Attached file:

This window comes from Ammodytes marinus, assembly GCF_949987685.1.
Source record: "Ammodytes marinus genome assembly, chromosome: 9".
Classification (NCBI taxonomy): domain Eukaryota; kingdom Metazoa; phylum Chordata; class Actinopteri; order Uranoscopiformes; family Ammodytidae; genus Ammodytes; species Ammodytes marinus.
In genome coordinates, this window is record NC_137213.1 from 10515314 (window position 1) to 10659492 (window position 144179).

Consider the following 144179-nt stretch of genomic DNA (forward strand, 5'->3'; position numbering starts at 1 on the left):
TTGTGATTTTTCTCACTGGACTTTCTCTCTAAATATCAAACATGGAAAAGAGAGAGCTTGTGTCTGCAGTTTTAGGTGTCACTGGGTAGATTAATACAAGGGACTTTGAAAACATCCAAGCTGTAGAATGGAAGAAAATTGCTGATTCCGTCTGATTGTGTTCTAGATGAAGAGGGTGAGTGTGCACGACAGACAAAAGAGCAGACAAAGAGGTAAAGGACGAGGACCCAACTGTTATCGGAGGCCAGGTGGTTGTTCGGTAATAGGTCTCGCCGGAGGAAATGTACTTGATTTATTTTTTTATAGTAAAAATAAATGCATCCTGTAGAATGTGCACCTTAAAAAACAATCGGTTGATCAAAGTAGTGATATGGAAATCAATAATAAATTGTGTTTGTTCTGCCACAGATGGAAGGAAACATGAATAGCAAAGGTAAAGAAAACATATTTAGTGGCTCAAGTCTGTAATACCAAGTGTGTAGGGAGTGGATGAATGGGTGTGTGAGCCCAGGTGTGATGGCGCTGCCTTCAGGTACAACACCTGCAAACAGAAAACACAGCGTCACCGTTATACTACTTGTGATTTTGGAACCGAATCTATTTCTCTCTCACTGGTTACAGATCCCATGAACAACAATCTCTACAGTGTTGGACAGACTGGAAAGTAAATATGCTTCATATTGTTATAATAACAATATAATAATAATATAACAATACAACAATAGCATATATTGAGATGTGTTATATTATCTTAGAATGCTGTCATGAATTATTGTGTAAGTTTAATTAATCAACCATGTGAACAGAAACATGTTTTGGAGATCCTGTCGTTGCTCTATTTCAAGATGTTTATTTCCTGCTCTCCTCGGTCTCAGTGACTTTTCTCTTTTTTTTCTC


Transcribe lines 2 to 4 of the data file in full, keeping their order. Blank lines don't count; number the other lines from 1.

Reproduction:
Source record: "Ammodytes marinus genome assembly, chromosome: 9".
Classification (NCBI taxonomy): domain Eukaryota; kingdom Metazoa; phylum Chordata; class Actinopteri; order Uranoscopiformes; family Ammodytidae; genus Ammodytes; species Ammodytes marinus.
In genome coordinates, this window is record NC_137213.1 from 10515314 (window position 1) to 10659492 (window position 144179).